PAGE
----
Mk progenitors and CD235+
erythroid progenitors 
. Megakaryocytes co-expressing CD41a and CD42 were observed after a 2 week differentiation on OP9 stromal cells in serum containing medium supplemented with TPO, although the phenotype of the progenitor population was not determined in this study 
. In these cultures, even though a high proportion of Mk were polyploid, proplatelet formation was infrequently observed 
Culturing hESC on C3H10T1/2 or OP9 feeder layers in serum containing medium supplemented with exogenous VEGF, Takayama and colleagues observed sac-like structures after two weeks that contained hematopoietic cells, approximately 13% of which co-expressed CD34 and CD41a 
. Further co-culture of the isolated hematopoietic cells on fresh feeder cells for 9 days led to ~50% cells co-expressing CD41a and CD42b and eventually the generation of platelet like particles in the culture supernatant. Double positive CD41a+
cells could be generated from all combinations of CD41a and CD34 expressing sac cells, although fewer arose from the CD34+
. Our observations that Mk colonies were confined to cells that expressed either or both CD41a and CD34 are consistent with these data.
It has been recognized that platelets derived from hiPSCs could be a useful source of patient matched platelets, circumventing the loss of responsiveness to platelet transfusions associated with immunorejection of non-autologous platelets. To explore this possibility, Takayama and colleagues generated Mk from hiPSCs via hematopoietic sacs, using the co-culture protocol they reported previously 
. They serendipitously observed that reactivation of cMYC
, one of the reprogramming genes introduced during iPSC generation, was associated with enhanced generation of Mk progenitors but that persistent cMYC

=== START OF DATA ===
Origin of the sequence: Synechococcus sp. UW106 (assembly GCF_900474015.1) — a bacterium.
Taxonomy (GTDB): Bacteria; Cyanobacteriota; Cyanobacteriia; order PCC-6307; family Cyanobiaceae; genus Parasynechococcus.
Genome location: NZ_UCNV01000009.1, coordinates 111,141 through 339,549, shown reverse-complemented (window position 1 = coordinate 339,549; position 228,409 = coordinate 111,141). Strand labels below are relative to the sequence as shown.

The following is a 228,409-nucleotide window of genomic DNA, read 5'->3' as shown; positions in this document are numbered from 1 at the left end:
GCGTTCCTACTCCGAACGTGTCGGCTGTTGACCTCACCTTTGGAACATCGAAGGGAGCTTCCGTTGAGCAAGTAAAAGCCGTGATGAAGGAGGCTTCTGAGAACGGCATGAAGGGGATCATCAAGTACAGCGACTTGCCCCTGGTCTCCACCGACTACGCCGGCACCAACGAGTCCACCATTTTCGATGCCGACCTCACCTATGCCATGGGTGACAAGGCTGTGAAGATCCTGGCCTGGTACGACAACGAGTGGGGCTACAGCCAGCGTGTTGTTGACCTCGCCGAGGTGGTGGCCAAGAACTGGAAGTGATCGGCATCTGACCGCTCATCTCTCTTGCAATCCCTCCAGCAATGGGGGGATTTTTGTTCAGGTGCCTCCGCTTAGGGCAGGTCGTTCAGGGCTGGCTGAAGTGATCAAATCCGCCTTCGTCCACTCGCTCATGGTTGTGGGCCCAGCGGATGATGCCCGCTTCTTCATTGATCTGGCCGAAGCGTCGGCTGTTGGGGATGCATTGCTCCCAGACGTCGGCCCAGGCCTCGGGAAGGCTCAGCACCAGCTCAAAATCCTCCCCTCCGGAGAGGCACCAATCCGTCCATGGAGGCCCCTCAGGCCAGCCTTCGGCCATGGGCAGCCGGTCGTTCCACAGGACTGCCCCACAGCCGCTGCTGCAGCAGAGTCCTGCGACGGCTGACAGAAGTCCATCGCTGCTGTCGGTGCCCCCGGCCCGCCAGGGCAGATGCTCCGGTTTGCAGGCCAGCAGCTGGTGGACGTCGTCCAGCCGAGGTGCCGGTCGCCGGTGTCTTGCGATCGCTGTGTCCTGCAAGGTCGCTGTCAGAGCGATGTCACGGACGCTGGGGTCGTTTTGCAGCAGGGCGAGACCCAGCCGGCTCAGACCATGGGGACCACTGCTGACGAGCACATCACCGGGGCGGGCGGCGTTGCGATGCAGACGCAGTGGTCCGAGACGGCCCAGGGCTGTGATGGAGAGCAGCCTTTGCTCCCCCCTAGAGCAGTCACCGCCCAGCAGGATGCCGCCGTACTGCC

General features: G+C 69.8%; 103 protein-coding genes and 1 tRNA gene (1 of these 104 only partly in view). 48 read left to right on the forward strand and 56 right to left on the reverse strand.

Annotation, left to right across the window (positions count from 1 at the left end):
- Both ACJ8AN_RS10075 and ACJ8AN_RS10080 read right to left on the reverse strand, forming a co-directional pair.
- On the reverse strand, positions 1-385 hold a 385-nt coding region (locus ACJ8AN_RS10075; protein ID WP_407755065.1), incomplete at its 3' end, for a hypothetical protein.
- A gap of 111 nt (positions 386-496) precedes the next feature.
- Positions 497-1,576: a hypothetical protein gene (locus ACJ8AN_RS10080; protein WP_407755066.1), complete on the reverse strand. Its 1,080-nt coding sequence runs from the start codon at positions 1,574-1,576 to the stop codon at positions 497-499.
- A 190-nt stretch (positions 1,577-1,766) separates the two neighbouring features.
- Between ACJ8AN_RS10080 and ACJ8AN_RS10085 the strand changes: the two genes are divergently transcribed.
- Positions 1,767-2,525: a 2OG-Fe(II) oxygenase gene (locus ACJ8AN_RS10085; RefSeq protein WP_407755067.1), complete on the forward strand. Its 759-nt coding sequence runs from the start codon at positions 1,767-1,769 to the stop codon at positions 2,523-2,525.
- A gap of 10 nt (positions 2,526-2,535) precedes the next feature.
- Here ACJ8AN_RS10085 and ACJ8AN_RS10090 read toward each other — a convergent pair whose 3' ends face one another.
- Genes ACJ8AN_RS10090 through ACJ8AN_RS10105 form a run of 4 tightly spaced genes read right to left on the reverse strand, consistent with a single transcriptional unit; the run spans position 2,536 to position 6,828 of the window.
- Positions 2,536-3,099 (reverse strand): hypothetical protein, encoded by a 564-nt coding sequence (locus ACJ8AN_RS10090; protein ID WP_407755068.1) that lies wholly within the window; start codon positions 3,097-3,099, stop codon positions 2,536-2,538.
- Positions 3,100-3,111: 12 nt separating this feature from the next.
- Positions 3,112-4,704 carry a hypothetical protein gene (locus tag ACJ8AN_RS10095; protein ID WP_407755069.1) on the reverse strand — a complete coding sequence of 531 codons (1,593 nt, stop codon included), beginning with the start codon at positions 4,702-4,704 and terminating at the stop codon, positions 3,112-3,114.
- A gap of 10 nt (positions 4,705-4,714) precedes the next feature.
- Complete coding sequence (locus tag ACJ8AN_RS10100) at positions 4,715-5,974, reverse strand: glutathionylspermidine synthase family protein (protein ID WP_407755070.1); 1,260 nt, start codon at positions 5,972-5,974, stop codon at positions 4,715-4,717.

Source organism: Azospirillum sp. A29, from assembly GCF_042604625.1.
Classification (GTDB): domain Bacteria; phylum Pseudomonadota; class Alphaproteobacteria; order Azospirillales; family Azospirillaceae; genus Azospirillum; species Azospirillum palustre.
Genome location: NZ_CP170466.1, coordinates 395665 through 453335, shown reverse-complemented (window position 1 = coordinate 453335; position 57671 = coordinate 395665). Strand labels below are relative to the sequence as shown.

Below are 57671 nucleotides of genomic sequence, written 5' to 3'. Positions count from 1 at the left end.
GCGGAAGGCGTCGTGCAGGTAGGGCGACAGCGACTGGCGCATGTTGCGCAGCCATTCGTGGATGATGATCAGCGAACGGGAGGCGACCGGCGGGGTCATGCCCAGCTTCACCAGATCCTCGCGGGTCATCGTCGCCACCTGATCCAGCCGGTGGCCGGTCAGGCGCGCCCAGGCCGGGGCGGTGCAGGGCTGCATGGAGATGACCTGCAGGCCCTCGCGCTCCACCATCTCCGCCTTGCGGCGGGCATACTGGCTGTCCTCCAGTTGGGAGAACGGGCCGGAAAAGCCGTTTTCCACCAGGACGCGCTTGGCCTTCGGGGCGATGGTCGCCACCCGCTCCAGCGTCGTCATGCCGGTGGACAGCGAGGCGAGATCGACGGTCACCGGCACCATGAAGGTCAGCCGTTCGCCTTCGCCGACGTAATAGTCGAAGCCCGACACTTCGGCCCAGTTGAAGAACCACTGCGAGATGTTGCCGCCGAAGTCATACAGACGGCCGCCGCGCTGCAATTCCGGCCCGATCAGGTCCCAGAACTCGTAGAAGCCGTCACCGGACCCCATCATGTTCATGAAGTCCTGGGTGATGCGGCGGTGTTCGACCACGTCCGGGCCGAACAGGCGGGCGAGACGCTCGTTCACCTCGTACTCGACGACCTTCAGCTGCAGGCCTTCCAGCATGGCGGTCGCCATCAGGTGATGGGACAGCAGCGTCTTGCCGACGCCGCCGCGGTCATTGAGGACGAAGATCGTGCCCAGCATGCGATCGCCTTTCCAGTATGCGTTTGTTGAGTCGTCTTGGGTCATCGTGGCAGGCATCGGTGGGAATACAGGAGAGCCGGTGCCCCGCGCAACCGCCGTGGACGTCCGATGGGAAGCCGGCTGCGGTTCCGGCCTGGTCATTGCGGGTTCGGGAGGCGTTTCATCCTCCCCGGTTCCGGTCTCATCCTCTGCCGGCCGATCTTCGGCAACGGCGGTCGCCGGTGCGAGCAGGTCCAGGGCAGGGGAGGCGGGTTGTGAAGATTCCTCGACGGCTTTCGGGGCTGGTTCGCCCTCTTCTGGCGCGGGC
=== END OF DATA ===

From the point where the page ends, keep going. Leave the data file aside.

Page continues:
expression reduced Mk differentiation efficiency 
. They complemented these observations by demonstrating that enhanced platelet production was achieved by transient elevation, followed by reduction, of cMYC
expression. Functional studies of iPSC-generated platelets showed that they responded to ADP activation by binding to PAC-1, spreading on fibrinogen and that transfused platelets adhered to thrombus in vivo. However, this form of platelet production might not be available to most patients needing platelets.
Lu and colleagues cultured differentiated hESCs in methylcellulose to form hematopoietic blast colonies and directed their further differentiation towards the Mk lineage by culturing in medium supplemented with TPO, SCF and IL-11 
. However, the progenitor population that developed into CD41a+
Mks after a few days was not identified. Interestingly, only ~5% of the hESC-derived platelets generated under these feeder- and serum-free conditions co-expressed CD41a and CD42b. Co-culture of Mk with OP9 stromal cells in medium supplemented with TPO, SCF and sodium heparin increased the proportion of CD41a+
cells to ~40%. These hESC-derived Mks produced platelets that were activated by thrombin, spread on fibrinogen- and vWF-coated surfaces and formed fibrin clots.
In conclusion, our study has demonstrated that CD34+ and CD41+ cells differentiated from hESCs in serum-free, feeder cell-free culture, generated clonogenic Mk progenitors in response to thrombopoietic combinations of cytokines. This work complements previous studies that demonstrated the feasibility of generating functional platelets from human pluripotent cells, and represents a further step towards the generation of human platelets under defined conditions for therapeutic use in the future.